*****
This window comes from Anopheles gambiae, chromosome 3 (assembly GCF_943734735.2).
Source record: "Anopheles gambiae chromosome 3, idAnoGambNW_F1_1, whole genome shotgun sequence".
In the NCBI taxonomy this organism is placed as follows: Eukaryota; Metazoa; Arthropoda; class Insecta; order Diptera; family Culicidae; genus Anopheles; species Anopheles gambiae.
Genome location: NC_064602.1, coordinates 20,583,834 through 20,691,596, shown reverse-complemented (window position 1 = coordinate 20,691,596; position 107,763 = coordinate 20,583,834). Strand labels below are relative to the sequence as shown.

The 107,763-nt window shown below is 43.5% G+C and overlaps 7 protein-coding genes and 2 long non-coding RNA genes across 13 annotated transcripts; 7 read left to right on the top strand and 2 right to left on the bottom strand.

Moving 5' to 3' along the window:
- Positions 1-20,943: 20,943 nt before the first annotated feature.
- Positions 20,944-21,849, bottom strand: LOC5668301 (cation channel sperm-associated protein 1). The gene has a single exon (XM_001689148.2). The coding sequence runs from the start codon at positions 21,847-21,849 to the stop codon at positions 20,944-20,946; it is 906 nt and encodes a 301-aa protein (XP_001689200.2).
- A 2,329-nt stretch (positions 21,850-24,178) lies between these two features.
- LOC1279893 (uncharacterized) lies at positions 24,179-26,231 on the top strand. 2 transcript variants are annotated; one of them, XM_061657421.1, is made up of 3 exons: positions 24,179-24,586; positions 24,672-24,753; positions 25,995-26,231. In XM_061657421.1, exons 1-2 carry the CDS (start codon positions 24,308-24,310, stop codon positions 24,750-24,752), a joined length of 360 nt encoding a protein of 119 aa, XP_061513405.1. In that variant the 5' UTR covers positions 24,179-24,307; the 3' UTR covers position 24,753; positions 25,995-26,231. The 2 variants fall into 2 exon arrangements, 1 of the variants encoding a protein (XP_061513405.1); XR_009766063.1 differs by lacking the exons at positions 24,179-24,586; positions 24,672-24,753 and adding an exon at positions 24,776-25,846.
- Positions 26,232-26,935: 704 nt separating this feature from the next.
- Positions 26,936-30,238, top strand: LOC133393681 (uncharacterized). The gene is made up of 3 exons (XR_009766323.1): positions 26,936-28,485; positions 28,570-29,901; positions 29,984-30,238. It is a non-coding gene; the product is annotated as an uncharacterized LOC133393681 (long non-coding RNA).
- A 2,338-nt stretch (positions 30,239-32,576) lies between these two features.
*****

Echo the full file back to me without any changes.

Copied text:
This window comes from Anopheles gambiae, chromosome 3 (assembly GCF_943734735.2).
Source record: "Anopheles gambiae chromosome 3, idAnoGambNW_F1_1, whole genome shotgun sequence".
In the NCBI taxonomy this organism is placed as follows: Eukaryota; Metazoa; Arthropoda; class Insecta; order Diptera; family Culicidae; genus Anopheles; species Anopheles gambiae.
Genome location: NC_064602.1, coordinates 20,583,834 through 20,691,596, shown reverse-complemented (window position 1 = coordinate 20,691,596; position 107,763 = coordinate 20,583,834). Strand labels below are relative to the sequence as shown.

The 107,763-nt window shown below is 43.5% G+C and overlaps 7 protein-coding genes and 2 long non-coding RNA genes across 13 annotated transcripts; 7 read left to right on the top strand and 2 right to left on the bottom strand.

Moving 5' to 3' along the window:
- Positions 1-20,943: 20,943 nt before the first annotated feature.
- Positions 20,944-21,849, bottom strand: LOC5668301 (cation channel sperm-associated protein 1). The gene has a single exon (XM_001689148.2). The coding sequence runs from the start codon at positions 21,847-21,849 to the stop codon at positions 20,944-20,946; it is 906 nt and encodes a 301-aa protein (XP_001689200.2).
- A 2,329-nt stretch (positions 21,850-24,178) lies between these two features.
- LOC1279893 (uncharacterized) lies at positions 24,179-26,231 on the top strand. 2 transcript variants are annotated; one of them, XM_061657421.1, is made up of 3 exons: positions 24,179-24,586; positions 24,672-24,753; positions 25,995-26,231. In XM_061657421.1, exons 1-2 carry the CDS (start codon positions 24,308-24,310, stop codon positions 24,750-24,752), a joined length of 360 nt encoding a protein of 119 aa, XP_061513405.1. In that variant the 5' UTR covers positions 24,179-24,307; the 3' UTR covers position 24,753; positions 25,995-26,231. The 2 variants fall into 2 exon arrangements, 1 of the variants encoding a protein (XP_061513405.1); XR_009766063.1 differs by lacking the exons at positions 24,179-24,586; positions 24,672-24,753 and adding an exon at positions 24,776-25,846.
- Positions 26,232-26,935: 704 nt separating this feature from the next.
- Positions 26,936-30,238, top strand: LOC133393681 (uncharacterized). The gene is made up of 3 exons (XR_009766323.1): positions 26,936-28,485; positions 28,570-29,901; positions 29,984-30,238. It is a non-coding gene; the product is annotated as an uncharacterized LOC133393681 (long non-coding RNA).
- A 2,338-nt stretch (positions 30,239-32,576) lies between these two features.